By: Erica Zaia & Janine Verge
With self-isolation, Covid-19 has created a challenge in how we provide services as Audiologists assessing and managing patients with vestibular disorders. As we depend on equipment to conduct formal vestibular testing for our patients, providing objective assessments will most likely not be feasible through tele-health at this time. However, providing remote support for patients struggling with dizziness may be possible in some scenarios, as suggested below.
As a general rule, when providing eAudiology, remember:
- Use a secure videoconference platform – you may need a business associate agreement. For instance, Microsoft products and Skype for business are HIPAA compliant.
- Be compliant with provincial, territorial, federal privacy and agency/clinic policies, confidentiality, privacy, security and consent laws.
- Consent can be verbal or written and should be noted in chart.
- Continue to work within your scope of practice when providing assessment and management for vestibular disorders.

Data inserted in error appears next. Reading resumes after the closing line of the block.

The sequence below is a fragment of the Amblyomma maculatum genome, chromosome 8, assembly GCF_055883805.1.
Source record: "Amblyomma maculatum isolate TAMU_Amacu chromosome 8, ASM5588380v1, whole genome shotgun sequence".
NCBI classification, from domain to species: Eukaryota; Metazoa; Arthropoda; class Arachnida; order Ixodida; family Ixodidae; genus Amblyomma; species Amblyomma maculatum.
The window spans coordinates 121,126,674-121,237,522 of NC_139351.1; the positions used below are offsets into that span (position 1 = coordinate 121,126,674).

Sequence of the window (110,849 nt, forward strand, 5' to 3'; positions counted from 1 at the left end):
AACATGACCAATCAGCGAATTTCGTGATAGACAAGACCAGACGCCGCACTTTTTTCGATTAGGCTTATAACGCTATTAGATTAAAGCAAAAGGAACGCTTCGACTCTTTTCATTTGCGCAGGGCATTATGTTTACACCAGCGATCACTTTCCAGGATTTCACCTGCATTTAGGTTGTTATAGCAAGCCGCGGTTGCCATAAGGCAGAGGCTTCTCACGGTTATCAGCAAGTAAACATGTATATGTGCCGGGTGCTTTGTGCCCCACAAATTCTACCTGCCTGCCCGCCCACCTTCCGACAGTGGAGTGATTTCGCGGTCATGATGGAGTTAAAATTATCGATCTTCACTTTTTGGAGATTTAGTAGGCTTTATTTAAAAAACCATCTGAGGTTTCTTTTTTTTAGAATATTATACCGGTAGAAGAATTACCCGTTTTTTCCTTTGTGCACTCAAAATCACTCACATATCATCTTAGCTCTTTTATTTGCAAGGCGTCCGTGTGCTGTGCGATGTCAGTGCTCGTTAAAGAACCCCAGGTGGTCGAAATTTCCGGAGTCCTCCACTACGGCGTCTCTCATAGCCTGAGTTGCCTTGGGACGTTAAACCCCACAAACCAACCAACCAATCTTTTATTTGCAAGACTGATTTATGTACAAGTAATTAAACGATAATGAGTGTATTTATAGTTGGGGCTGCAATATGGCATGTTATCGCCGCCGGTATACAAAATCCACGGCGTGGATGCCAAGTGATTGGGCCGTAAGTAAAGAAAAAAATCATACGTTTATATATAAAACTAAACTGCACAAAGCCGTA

- Make the patient aware audio/video as well as data is being transmitted and what the potential consequences might be (e.g. information is intercepted and re-transmitted).
- Patient should be aware of security issues at their own site/with their own computer equipment.
- To use appropriate eAudiology etiquette (e.g., dressing appropriately, having a professional background).
- Practice ahead of time.
- Have IT support in case something goes wrong.
- To enhance hearing accessibility, use a microphone, use speech to text captioning if available on your videoconference platform, and always have your face seen to help with speech reading.
- If using the telephone only, consider using a speech to text app (e.g., my call to text)have a family member present to ensure understanding, e-mail list of questions ahead of time, or consider using a relay service.